As if all the Lance Armstrong doping news wasn’t depressing enough, a new study finds that Americans aren’t walking anymore and cycling has stagnated. This despite active online communities promoting exercise (such as this one, Livestrong, etc.), the popularity of fashion-friendly Cycle Chic, and the bike appearing everywhere in pop culture.
Research shows that walking has increased only slightly and cycling has stagnated during the past decade. Both activities have decreased among women, children and seniors…
What struck me was the social inequity,” said Pucher. “Most of the increase is in middle-aged men. That says we’re doing something wrong in the United States.”
He believes American resistance to active travel has more to do with safety concerns than suburban sprawl.
Getting more people on bikes isn’t about just encouraging riding in plain or fashionable clothes. It’s not about riding without helmets either, but overall safety and both urban and suburban infrastructure. David posted on that last month when he attended the New Amsterdam Bike Show. Safety concerns are what I hear about the most from noncyclists.
Having published this blog for several years now, we want to stay upbeat, positive and be bike “huggers,” but on Bike to Work Day this crossed my path on the Alaskan Way gauntlet.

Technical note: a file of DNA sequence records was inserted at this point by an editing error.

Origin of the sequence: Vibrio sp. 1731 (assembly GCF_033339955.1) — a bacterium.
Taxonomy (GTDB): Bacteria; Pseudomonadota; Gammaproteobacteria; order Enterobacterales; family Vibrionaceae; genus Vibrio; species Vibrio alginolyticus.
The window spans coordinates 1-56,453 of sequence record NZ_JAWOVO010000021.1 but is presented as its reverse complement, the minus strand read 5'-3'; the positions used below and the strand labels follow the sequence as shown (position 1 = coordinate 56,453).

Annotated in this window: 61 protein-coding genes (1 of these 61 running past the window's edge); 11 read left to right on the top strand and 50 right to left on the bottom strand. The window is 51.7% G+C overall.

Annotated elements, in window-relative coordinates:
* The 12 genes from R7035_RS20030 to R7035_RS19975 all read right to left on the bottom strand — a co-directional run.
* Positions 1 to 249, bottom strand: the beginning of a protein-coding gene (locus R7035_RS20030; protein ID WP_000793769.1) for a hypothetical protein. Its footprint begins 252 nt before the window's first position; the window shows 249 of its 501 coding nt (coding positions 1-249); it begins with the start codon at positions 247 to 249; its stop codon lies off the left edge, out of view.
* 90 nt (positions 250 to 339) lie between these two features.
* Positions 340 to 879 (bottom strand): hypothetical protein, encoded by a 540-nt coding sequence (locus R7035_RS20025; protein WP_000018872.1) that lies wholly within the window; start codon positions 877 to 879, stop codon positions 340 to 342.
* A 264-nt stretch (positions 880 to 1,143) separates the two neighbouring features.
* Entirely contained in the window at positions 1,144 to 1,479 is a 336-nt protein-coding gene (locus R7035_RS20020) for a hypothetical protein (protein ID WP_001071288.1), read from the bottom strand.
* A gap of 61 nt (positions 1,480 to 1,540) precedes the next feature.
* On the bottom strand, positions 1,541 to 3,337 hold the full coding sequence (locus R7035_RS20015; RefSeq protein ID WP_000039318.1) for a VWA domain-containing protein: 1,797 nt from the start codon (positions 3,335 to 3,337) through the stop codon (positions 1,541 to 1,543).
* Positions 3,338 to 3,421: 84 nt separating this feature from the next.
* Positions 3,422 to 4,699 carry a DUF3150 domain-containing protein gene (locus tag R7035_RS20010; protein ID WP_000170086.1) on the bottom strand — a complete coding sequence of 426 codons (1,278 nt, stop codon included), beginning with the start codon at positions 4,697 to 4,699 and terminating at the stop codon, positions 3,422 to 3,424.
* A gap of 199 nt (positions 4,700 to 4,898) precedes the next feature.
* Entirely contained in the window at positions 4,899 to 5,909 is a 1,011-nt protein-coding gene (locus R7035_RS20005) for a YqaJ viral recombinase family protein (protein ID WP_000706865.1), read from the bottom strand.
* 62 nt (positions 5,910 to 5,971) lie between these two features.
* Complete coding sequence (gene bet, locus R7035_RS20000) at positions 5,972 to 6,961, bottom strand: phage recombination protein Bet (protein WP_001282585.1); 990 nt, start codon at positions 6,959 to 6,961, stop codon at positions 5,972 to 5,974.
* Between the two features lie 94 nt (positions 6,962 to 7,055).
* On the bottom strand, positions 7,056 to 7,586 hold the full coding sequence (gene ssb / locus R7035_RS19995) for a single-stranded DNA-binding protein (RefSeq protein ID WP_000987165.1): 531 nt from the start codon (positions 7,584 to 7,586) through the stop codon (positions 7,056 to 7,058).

The same route now has randomly closed gates and fences that abruptly push cyclists out into traffic.
That traffic is coming off of a ferry or getting onto highway 99. We formed an ad-hoc peloton of way-seekers, until one of us figured out the route
Oh! You want us on a busy off/on ramp road and crossing two lanes of traffic to head North. Got it.
Besides lack of infrastructure, we’ve got baby-boomers running the bike industry and the only marginal increase in new cyclists are white, male baby boomers. Then when asked Americans say, “we’re afraid to ride in traffic!”
Editorially speaking, it’s time to stop romanticizing Copenhagen, Amsterdam, and focus on the problems we’ve got here in the States. The industry should innovate with better marketing and killer apps instead of carbon layup that sells the fitness fantasy. Matt was disillusioned by the leaders of the Bike Industry at Sea Otter when he wrote:
I feel like every challenge we heard facing the industry could have been turned around into a positive but that most of the industry seemed reluctant to change. I got increasingly frustrated by some of the responses of company presidents from major manufacturers that I swear one of these days I’ll publish a manifesto on Bike Shop 2.0, how to build a bike shop that uses the internet to its advantage, adopts used bikes, and caters to non-riders
It’s true and sadder than another witness testifying against Lance.
Ed. note: After a good run of 42 issues, our magazine app is no longer available, but we’ve archived the content here on our blog.